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Japanese haemodialysis anaemia management practices and outcomes (1999-2006): results from the DOPPS.

Akizawa T, Pisoni RL, Akiba T, Saito A, Fukuhara S, Asano Y, Hasegawa T, Port FK, Kurokawa K - Nephrol. Dial. Transplant. (2008)

Bottom Line: Hb was measured in the supine position for 90% of patients, resulting in substantially lower reported Hb values than those seen in other countries.Many patient- and facility-level factors were significantly related to higher Hb.Lower Hb levels were not significantly related to hospitalization risk, but were associated with lower QoL scores.

View Article: PubMed Central - PubMed

Affiliation: Division of Nephrology, Showa University School of Medicine, Shinagawa, Tokyo 142-8666, Japan. akizawa@med.showa-u.ac.jp

ABSTRACT

Background: Japanese haemodialysis (HD) patients not only have a very low mortality and hospitalization risk but also low haemoglobin (Hb) levels. Internationally, anaemia is associated with mortality, hospitalization and health-related quality of life (QoL) measures of HD patients.

Methods: Longitudinal data collected from 1999 to 2006 from 60 to 64 representative Japanese dialysis units participating in the Dialysis Outcomes and Practice Patterns Study (DOPPS) were used to describe anaemia management practices and outcomes for Japanese HD patients.

Results: From 1999 to 2006, patient mean Hb increased from 9.7 g/dl to 10.4 g/dl, and the percentage of facilities with median Hb >or=10 g/dl increased from 27% to 75%. Hb was measured in the supine position for 90% of patients, resulting in substantially lower reported Hb values than those seen in other countries. As of 2006, erythropoietin (Epo) was prescribed to 83% of HD patients; mean Epo dose was 5231 units/week; intravenous (IV) iron use was 33% and median IV iron dose was 160 mg/month. Many patient- and facility-level factors were significantly related to higher Hb. A consistent overall pattern of lower mortality risk with higher baseline Hb levels was seen (RR = 0.89 per 1 g/dl higher Hb, P = 0.003). Facilities with median Hb >or=10.4 displayed a lower mortality risk (RR = 0.77, P = 0.03) versus facility median Hb <10.4 g/dl. Lower Hb levels were not significantly related to hospitalization risk, but were associated with lower QoL scores.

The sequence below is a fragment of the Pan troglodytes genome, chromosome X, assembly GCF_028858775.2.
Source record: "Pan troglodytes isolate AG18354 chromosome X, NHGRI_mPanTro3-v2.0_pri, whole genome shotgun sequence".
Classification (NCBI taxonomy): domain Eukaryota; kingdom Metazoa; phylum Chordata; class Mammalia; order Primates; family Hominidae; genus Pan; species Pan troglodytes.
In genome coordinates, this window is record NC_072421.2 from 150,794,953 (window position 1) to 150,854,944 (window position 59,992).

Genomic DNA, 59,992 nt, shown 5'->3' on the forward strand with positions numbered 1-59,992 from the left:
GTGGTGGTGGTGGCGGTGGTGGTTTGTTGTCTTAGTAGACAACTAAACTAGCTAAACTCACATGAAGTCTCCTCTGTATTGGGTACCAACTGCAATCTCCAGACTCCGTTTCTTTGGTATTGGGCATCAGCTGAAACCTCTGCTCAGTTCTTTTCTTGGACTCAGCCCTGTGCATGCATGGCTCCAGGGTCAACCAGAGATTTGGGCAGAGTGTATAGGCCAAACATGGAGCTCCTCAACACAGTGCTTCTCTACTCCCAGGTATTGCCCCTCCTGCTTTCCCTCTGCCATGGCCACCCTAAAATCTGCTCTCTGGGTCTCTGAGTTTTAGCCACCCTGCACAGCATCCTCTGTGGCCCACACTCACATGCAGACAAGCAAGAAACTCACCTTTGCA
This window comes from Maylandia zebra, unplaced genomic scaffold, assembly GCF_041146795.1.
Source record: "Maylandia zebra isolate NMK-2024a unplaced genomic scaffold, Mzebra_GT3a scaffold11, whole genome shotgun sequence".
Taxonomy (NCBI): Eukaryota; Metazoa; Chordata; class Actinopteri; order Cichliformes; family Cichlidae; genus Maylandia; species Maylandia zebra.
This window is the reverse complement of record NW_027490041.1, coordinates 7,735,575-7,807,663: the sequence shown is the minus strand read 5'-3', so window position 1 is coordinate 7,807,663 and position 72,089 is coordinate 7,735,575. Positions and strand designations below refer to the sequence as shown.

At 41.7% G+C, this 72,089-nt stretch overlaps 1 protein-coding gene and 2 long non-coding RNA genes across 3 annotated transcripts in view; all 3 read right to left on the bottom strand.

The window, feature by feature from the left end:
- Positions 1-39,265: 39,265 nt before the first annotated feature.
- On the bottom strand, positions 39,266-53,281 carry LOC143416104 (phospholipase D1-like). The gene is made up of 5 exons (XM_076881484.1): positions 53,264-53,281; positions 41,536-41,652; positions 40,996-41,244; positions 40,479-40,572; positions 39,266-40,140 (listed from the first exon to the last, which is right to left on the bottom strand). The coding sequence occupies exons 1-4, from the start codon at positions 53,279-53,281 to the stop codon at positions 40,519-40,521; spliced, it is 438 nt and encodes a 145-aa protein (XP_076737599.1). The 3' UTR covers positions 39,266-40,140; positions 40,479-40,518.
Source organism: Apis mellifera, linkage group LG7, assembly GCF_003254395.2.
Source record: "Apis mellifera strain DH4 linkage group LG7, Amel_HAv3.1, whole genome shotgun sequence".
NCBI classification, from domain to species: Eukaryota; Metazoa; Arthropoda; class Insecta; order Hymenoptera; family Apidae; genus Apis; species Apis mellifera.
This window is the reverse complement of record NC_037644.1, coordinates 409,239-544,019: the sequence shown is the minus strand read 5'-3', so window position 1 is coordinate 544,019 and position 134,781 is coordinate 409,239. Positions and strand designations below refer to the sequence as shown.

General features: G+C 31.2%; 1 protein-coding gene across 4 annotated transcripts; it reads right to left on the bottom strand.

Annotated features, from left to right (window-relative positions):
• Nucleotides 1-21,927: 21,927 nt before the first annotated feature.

Conclusions: These results provide detailed information on anaemia management practices in Japan and the relationships of anaemia control with outcomes, with implications of anaemia management worldwide.

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Epo dosing practices for Epo-treated HD patients in DOPPS III. (A) Distribution of facility mean Epo dose (Epo units/week) among DOPPS III dialysis units. Facility mean Epo dose (units/week) was calculated based on the number of Epo units/week given to Epo-treated patients from a point-prevalent cross-section of HD patients having ESRD >180 days in each participating DOPPS dialysis unit at the start of DOPPS III; n = 61 facilities. (B) Percentage of Epo-treated HD patients receiving one, two or three Epo doses per week in DOPPS III. Results are based upon a point-prevalent cross-section of Japanese HD patients having ESRD >180 days at the start of DOPPS III; n = 1412 patients. (C) Distribution of patient Epo doses (Epo units/week) in DOPPS III for patients receiving one, two or three Epo doses per week. Results are based on a point-prevalent cross-section of Japanese HD patients having ESRD >180 days at the start of DOPPS III; n = 1412 patients.